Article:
William "Billy" Connolly, CBE (born November 24,
1942) is a comedian, musician, presenter, and actor. He is sometimes known,
especially in his native Scotland, by the nickname "The Big Yin"
Big One", a reference to his height).
Billy Connolly was born in Glasgow, Scotland to Mary and William Connolly,
the son of an Irish immigrant.
Connolly was brought up in the Anderston, and later Partick, districts of
Glasgow and attended St. Gerard's Secondary School. He started his working life
at the age of 15, becoming a welder in a Glasgow shipyard, but left that trade
to become a folk singer.
Together with Tam Harvey he started a group called the Humblebums, which
later included Gerry Rafferty. Connolly sang, played banjo and guitar and
entertained the audience with his humorous introductions to the songs.
Eventually the duo broke up and Billy went solo. His first solo album in 1972,
Billy Connolly Live! on Transatlantic Records, features Billy as a
singer, songwriter and musician.
His early albums were a mixture of comedy performances with comedic and
serious musical interludes. Among his best known musical performances were "The
Welly Boot Song", a comical ode to the working class which became his theme song
for several years; "In the Brownies", a parody of the Village People classics "Y.M.C.A."
and "In the Navy" (for which Connolly filmed a music video); "Two Little Boys in
Blue", a tongue-in-cheek indictment of police brutality done to the tune of Rolf
Harris' "Two Little Boys"; and the ballad "I Wish I Was in Glasgow" which
Connolly would later perform on a guest appearance on the 1990s American sitcom,
Pearl. In 1985 he sang the theme song to Supergran, which was
released as a single. By the late 1980s, Connolly had all but dropped the music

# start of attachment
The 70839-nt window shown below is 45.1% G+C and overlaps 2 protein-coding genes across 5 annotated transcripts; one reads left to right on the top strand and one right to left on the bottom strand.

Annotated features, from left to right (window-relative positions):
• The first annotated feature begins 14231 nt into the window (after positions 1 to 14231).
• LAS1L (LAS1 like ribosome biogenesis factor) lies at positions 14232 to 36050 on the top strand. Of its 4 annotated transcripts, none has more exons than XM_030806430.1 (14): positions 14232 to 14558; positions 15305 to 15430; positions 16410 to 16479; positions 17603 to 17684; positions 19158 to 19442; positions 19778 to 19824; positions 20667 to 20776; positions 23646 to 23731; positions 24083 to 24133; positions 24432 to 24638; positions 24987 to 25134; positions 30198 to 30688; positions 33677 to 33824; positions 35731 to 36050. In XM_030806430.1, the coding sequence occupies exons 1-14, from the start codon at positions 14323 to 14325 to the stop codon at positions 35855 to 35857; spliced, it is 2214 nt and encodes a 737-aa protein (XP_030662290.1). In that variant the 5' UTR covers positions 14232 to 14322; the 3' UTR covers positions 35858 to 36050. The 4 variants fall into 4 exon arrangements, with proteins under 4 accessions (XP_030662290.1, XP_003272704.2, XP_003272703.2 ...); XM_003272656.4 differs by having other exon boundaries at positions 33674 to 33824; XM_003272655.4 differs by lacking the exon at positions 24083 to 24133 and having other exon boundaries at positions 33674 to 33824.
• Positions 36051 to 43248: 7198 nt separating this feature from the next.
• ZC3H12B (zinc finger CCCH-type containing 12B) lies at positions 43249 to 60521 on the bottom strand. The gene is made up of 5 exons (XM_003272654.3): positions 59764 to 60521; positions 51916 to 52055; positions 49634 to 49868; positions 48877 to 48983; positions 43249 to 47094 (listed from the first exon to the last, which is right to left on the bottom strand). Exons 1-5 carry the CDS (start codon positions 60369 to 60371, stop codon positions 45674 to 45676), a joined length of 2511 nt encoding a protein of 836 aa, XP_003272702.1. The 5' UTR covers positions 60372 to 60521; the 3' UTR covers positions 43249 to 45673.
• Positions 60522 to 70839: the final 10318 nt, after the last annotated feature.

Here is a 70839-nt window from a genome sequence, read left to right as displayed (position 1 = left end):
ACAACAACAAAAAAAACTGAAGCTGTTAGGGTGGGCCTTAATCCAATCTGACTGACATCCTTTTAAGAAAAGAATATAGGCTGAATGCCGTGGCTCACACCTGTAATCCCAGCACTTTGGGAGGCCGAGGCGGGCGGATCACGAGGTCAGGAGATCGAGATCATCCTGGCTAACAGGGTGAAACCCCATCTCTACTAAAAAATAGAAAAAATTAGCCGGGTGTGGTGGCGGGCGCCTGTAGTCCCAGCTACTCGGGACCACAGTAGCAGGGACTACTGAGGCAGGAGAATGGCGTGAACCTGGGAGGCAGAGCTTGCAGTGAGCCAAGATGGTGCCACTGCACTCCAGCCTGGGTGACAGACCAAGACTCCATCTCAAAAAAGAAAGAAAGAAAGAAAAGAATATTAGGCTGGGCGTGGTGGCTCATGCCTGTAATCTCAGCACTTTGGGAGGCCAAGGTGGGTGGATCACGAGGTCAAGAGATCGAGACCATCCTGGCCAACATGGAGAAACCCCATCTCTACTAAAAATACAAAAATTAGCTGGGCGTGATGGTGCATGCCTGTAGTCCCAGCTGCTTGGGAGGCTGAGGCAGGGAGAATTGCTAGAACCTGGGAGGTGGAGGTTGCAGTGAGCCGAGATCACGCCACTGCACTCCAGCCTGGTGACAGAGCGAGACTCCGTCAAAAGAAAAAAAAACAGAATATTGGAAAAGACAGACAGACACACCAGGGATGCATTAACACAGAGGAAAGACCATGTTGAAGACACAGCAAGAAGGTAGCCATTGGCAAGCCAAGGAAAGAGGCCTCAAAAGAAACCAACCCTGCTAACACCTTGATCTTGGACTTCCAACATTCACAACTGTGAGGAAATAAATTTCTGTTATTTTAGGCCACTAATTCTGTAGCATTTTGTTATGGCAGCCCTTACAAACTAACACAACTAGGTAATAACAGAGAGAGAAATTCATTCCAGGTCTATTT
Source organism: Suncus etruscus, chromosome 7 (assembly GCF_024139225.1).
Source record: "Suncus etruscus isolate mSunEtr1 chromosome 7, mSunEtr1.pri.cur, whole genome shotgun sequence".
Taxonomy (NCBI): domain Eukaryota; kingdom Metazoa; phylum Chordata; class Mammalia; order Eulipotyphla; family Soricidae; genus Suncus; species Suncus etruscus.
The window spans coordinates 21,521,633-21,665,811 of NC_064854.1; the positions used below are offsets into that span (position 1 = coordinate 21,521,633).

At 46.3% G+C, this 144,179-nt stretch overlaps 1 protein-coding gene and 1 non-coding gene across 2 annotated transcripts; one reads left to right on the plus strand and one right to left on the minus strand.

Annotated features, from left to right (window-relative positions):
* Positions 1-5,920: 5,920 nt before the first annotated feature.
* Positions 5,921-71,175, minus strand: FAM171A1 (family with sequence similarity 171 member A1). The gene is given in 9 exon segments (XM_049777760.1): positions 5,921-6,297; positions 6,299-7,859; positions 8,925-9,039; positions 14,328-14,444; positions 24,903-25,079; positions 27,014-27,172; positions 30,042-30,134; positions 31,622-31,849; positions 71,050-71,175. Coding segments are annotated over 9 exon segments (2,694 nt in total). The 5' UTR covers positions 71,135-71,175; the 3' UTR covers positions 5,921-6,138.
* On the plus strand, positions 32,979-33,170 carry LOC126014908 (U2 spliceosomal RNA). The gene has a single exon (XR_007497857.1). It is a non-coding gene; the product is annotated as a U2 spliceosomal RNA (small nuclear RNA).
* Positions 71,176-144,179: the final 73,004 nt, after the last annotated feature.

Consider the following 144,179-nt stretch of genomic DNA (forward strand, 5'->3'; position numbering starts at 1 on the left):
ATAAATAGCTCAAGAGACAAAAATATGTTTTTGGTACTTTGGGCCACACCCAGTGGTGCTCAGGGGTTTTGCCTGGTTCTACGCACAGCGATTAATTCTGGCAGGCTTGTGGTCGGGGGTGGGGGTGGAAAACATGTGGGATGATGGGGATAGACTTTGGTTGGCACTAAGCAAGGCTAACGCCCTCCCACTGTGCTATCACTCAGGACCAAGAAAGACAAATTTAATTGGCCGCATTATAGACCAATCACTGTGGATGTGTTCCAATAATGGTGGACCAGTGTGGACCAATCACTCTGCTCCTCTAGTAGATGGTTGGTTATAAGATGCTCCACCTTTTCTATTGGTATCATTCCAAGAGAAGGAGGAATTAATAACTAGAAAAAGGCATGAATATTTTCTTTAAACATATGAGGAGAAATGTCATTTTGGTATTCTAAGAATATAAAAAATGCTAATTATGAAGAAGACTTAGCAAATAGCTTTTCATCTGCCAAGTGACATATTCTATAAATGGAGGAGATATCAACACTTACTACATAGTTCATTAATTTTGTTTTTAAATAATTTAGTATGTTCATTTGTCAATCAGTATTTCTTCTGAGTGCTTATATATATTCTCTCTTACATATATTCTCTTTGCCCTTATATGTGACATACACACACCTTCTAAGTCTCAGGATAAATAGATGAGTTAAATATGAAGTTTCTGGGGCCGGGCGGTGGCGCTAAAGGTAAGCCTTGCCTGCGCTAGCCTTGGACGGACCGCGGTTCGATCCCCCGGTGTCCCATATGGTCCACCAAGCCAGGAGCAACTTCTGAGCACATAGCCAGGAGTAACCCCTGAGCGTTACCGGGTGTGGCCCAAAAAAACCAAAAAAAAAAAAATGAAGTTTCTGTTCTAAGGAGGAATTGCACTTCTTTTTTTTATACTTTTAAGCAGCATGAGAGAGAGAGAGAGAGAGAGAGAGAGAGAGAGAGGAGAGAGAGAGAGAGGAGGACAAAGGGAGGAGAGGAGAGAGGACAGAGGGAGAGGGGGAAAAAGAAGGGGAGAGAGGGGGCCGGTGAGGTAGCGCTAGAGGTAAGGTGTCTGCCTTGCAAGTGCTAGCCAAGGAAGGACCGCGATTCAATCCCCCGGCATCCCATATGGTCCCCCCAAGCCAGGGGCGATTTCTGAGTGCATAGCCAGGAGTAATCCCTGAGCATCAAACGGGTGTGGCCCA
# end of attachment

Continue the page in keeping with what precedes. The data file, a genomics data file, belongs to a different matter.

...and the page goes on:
from his act, though he still records the occasional musical performance. Most
recently, he sang a song during the film Lemony Snicket's A Series of
It is as a stand-up comedian that Connolly is best known. His observational
humour is idiosyncratic. He talks about himself, who he is, where he's been,
what he thinks and how he reacts to the world around him. He has outraged
audiences, critics and, of course the media, with his free use of the word
F.... He has used masturbation, blasphemy, defecation, flatulence, sex, his
father's illness and his aunts' cruelty to entertain. By exploring these
subjects with humour, Connolly has done much to strip away the taboos
surrounding them. Yet he does not tell jokes in the conventional way. At the end
of a concert the audience can be convulsed with laughter but few can remember a
specific "funny" line.
One of Connolly's most famous comedy skits is "The Crucifixion", an early
1970s recording in which he likens Christ's Last Supper to a drunken night out
in Glasgow. The recording was banned by many radio stations at the time. Around
this same time, a joke told during a television talk show appearance (about a
murderer, his dead wife, and him needing a place to park his bike) became a
sensation that, reportedly, people still remember three decades after the
Billy Connolly also performed a sketch broadcast on TV, when talking about
national anthems, and comparing the UK's slow tune to the lively ones of many
other nations, Billy suggested that it should be replaced by the theme tune to
Connolly launched a second career as a film actor in the 1970s, and after a
string of obscure and unsuccessful films, he was officially introduced to
mainstream American audiences when he took over the lead role (from Howard
Hesseman) in the sitcom Head of the Class in 1990, which was followed by
a brief stint as the star of a Head of the Class spin-off entitled
Billy. Since then, he has gone on to become a character actor of some
repute, appearing in a number of major films such as Indecent Proposal,
The Boondock Saints, The Last Samurai and Lemony Snicket's A
Series of Unfortunate Events . He received his best notices, including BAFTA